The Swedish Film Institute today launched its annual gender equality report. The survey ‘406 Days’, which looks at gender disparity in the development and production process, demonstrates that the average female-led fiction feature spends over one year longer in development than projects led by male filmmakers.
Highlights of the report include:
- Statistics show that although great improvements have been made in the film sphere, men are overwhelmingly the filmmakers behind the titles released
- The report showed that women in key positions have access to considerably lower budgets than men, and that the percentage of women in key positions decreases as budgets increase
- Projects made by women are generally considered a higher financial risk, and that this therefore reduces the willingness to finance projects with higher budgets
- A marked difference between the funding via private equity for films with male versus female directors
- Investors tend to ask male entrepreneurs promotion-focused questions, i.e. ones that focus on opportunities, achievements and development. Female entrepreneurs are more often asked prevention-focused questions, i.e. ones that focus on potential pitfalls, risks and how they will be prevented
- On average, more development fundings are granted to films with women in key positions (director, screenwriter or producer). However, development funding accounts for only a small percentage of a film’s overall budget, particularly when it comes to projects with a medium or high budget. Although film projects with women in key positions receive more development funding, the long development phase still leaves these filmmakers financially vulnerable.
- The difference in the time it takes for female key positions to complete a film can be wholly explained by the longer time it takes for women from a film being granted its first development funding to its being granted a Letter of Intent (LOI), a confirmation of production funding from the Swedish Film Institute
- For all development funding applications, the Director key function has the lowest proportion of women with 41 percent, while the corresponding proportion for Screenwriter is 47 percent and Producer 49 percent
- For first time funding applications, only 35 percent of the applications were for films with a female director, and 38 percent were for films with a female screenwriter. As producers women represent 45 percent of these films, which is a far more equal gender distribution than for the two other key positions.
- Of the 358 new film projects among the applications for development funding 2016–2017, 31 films were eventually released (as of October 2021). Looking at the process as a whole, it is clear that women drop off to a greater extent than men. Only among directors do we see an increase in the percentage of women from first application to release. It is noteworthy though that films with female filmmakers drop off later in the process. On the one hand this could be interpreted as women filmmakers being given greater opportunity to explore and develop their film ideas, but it could also mean that they are tied for longer than men to projects that do not ultimately result in a film being made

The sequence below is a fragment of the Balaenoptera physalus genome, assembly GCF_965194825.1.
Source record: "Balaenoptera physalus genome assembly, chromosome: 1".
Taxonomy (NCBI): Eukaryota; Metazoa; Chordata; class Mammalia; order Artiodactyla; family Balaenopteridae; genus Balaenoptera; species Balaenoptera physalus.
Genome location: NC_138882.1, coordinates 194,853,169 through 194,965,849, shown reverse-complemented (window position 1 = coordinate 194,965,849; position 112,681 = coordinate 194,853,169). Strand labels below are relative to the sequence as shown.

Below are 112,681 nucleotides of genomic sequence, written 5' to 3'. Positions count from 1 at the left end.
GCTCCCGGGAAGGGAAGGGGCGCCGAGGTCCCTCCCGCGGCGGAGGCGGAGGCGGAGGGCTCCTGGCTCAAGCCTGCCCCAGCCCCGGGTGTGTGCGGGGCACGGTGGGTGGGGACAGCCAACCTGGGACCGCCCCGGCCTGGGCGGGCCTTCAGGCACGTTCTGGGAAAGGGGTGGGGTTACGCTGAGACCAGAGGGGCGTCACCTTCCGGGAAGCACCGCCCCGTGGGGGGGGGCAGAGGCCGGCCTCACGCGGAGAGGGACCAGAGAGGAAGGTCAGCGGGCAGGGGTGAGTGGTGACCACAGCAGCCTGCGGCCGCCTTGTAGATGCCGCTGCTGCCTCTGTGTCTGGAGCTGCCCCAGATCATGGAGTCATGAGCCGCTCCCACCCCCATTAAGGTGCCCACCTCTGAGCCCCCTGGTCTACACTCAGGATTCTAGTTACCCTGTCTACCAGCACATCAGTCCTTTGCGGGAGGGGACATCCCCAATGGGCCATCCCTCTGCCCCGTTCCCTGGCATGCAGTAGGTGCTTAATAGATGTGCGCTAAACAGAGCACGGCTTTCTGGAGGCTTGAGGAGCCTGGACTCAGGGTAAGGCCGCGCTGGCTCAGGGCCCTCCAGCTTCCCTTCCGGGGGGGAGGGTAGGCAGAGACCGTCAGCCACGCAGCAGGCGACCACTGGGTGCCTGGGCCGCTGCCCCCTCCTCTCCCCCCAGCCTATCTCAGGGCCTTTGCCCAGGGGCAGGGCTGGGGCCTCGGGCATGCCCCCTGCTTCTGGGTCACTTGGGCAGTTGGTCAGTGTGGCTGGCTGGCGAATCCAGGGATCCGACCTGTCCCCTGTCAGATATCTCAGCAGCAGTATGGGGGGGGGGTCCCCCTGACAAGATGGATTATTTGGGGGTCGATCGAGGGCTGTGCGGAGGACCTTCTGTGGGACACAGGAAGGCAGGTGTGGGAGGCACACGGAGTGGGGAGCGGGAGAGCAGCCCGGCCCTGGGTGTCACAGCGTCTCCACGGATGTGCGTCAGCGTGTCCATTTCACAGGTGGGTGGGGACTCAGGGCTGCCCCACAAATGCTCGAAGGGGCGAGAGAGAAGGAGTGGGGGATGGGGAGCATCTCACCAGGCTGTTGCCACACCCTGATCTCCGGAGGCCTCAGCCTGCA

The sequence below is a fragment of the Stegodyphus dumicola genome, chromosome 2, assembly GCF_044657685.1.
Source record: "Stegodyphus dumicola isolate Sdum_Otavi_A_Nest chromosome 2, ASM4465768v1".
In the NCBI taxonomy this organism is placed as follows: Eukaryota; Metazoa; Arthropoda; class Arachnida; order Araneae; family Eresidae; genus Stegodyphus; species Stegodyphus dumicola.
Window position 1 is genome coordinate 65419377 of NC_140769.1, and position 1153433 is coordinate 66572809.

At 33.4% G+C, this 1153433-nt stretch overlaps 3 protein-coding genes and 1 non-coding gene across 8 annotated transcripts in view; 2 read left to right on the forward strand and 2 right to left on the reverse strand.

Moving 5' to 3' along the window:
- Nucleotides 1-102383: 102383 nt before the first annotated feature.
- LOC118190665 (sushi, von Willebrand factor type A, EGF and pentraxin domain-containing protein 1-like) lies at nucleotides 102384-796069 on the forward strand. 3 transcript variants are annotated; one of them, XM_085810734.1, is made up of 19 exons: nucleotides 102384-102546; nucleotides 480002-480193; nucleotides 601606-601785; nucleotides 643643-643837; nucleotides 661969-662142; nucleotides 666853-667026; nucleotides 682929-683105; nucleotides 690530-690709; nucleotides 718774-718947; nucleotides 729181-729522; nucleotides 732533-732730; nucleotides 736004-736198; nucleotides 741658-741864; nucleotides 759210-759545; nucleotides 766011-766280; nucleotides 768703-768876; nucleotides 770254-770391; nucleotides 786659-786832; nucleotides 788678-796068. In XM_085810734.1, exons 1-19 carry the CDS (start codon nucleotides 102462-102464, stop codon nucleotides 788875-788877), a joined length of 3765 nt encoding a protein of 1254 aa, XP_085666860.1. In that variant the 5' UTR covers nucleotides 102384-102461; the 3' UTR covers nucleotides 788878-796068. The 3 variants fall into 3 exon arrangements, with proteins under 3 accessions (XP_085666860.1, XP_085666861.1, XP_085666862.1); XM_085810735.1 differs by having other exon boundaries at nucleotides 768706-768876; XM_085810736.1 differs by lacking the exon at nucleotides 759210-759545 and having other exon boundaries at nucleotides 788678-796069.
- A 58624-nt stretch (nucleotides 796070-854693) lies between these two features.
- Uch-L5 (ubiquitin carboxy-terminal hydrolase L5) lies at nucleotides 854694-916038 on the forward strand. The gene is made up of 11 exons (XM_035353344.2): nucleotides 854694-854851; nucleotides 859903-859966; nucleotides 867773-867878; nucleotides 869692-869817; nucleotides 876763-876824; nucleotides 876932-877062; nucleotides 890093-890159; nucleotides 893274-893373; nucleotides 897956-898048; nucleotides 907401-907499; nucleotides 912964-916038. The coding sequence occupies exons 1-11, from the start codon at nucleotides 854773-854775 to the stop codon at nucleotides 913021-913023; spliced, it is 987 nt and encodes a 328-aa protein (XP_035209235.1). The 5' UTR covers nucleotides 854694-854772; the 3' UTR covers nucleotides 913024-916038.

- It generally takes longer for films with women in key positions to be completed. This is particularly evident for film projects with female screenwriters. For these it takes 406 days longer on average than projects with men from first development funding to actual release. This means that it takes an average of four years, four months for films with female screenwriters to be completed
- Films with female directors take an average of 138 days longer to be completed than films with male directors. The gender of the producer, however, does not appear to affect the length of time
Documentary confounds the trends
- The opposite is true for feature-length documentary film is the opposite of feature-length fiction film. For all key positions, it takes longer for men to complete than for women. It is primarily the production phase that is longer for men.
- Looking at overall development funding applications for documentary film, it is clear that as with feature-length fiction film, gender equality varies across the years but has relatively equal gender distribution in the various key positions
- Of the documentary films monitored since the first application in 2016–2017, women represent 45 percent of the directors, 48 percent of the screenwriters and 47 percent of the producers for the 32 films that were released
Read the full report here
The report is primarily based on quantitative analyses of the Swedish Film Institute’s own data, looking at films released in the past five years, and then to look back by analysing what the process was like for them, from initial development funding to finished film.
In 2014, the Swedish Film Institute was the first public film financing body to achieve gender parity in public film funding. With the minister for Culture and Democracy from Sweden and the minister of Culture from France, the Swedish Film Institute organized a successful event in Cannes 2016, where the Swedish Film Institute launched “50/50 by 2020”, which has had a wide-reaching impact on the global film industry.
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